Predictors including pulmonary disease, Age, IgM, CD16+/CD56+ NK cells and AST were enrolled in the development of predictive score for COVID-19 patients’ progression from mild/moderate cases into severe cases. The new predictive score (Pulmonary disease, Age, IgM, CD16+/CD56+ NK cell, AST; PAINT score) = (pulmonary disease) *2.4174 + (Age>75) *1.3594 + (IgM<0.84) *1.8399 + (CD16+/CD56+NK cell<116.5) *1.2246 + (AST>25) *1.5182.
The points contributed for each variable are shown in figure S5. To demonstrate the ability of the newly predictive score to find more severe patients for early clinical treatment, Kaplan-Meier survival curve analysis was used to find the best cut-off value; a value of 14.687 points was found to divide the patients into mild/moderate and progression to sever groups (P = 0.001, Fig. 2).
We performed ROC analysis to evaluate the efficacy of PAINT score model for predicting COVID-19 patients’ progression from mild/moderate cases into severe cases. We compared the PAINT score with qSOFA and CURB-65 ((confusion, uraemia, respiratory rate, BP, age>65 years)) score. As demonstrated in fig. 3, the C-index of the newly predictive progression model for predicting progression from mild/moderate cases into severe cases was 0.902 ± 0.021. However, the C-index of qSOFA and CURB-65 score for the prediction of progression was 0.534 ± 0.027 and 0.561 ± 0.058. We also compare the newly predictive progression model with the 5 the independent risk factors (pulmonary disease, Age, IgM, CD16+/CD56+ NK cells and AST), the C-index for the prediction of progression was 0.5432 ± 0.034, 0.639 ± 0.052, 0.683 ± 0.044, 0.647 ± 0.050 and 0.716 ± 0.036,respectively (see Supplementary material, Table S2).These findings suggested that the PAINT score might be suitable for predicting progression from mild/moderate cases into severe cases.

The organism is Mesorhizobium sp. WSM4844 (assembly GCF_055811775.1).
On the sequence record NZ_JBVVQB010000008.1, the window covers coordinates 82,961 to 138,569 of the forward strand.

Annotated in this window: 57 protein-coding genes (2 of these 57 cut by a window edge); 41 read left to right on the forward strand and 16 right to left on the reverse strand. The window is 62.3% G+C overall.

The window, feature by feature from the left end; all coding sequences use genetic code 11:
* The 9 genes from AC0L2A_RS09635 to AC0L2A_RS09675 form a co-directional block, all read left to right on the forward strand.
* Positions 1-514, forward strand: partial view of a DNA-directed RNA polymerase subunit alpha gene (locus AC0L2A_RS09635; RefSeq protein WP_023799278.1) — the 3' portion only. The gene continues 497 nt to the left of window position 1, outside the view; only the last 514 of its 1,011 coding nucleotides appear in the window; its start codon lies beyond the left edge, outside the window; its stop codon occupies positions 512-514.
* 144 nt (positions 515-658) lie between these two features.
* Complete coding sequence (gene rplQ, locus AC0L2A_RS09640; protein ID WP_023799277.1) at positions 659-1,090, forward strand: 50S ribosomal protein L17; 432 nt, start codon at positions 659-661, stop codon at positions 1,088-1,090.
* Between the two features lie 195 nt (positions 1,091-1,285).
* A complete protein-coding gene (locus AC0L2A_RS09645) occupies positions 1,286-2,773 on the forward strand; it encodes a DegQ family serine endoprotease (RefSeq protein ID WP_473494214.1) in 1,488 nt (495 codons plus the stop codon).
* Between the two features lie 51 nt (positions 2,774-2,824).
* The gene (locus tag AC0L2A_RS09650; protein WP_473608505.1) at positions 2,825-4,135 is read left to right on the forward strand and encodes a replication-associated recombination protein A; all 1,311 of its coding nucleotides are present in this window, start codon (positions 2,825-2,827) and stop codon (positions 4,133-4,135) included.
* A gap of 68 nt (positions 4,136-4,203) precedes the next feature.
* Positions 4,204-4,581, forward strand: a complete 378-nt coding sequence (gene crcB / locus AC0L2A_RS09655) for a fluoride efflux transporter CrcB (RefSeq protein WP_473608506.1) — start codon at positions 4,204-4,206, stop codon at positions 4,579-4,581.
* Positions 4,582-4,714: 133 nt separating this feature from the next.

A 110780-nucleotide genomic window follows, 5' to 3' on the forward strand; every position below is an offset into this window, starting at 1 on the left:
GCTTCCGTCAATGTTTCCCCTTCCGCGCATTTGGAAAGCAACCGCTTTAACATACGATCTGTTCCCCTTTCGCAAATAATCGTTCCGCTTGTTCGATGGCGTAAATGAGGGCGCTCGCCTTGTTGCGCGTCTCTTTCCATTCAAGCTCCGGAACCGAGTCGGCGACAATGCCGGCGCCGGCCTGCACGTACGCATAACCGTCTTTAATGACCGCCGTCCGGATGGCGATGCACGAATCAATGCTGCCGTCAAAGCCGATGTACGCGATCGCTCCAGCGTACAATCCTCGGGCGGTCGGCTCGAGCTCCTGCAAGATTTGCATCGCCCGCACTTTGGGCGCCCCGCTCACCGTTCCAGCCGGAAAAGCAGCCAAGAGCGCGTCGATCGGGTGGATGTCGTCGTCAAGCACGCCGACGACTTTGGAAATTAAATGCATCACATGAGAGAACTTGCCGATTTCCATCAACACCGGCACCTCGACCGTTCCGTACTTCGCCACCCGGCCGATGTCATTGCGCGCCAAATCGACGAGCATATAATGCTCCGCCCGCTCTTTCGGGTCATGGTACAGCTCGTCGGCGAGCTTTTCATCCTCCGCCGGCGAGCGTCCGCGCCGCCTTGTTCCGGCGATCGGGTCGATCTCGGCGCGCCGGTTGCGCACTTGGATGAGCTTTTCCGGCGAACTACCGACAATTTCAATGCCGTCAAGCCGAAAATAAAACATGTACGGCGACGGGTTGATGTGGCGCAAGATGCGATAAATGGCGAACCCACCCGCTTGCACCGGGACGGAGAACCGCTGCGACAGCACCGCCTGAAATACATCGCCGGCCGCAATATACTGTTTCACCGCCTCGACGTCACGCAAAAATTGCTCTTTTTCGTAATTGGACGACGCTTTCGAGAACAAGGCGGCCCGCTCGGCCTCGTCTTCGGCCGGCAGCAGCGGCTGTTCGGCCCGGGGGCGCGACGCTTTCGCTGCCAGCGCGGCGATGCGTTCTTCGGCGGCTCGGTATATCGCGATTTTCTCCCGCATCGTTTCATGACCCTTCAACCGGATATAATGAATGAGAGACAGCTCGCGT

For internal validation of the ability of the newly predictive progression model, we performed concordance index analysis to evaluate the discrimination for the PAINT score. The better discrimination was observed in our PAINT score than qSOFA and CURB-65 score (Fig. 4a). Moreover, we performed 1000 times bootstrap internal validations, our newly predictive PAINT score also showed better discrimination (Fig. 4b)
Nomogram, calibration, decision curve and clinical impact curve for progression from mild/moderate cases into severe cases
In our study population, we used 5 variables (Pulmonary disease, Age, IgM, CD16+/CD56+ NK cells and AST) to predict 28 days progression from mild/moderate cases into severe cases. According to the construction principle of nomogram score, each variable will be given different points and weights. The nomogram score was shown in Fig. 5a. We can evaluate the score of each variable in turn according to their clinical characteristics and examination results, and then summarize according to the total score of 5 variables. Based on the total score, the patient can determine the probability of progression to severe COVID-19 cases. The calibration curves for 28 days progression was also performed well in the internal validation set (Fig. 5b). Nomograms and decision curves analyses were also performed well in the PAINT score (Fig. 5c). Clinical impact curves were proposed to assess the clinical usefulness of the risk prediction nomogram (Fig. 5d).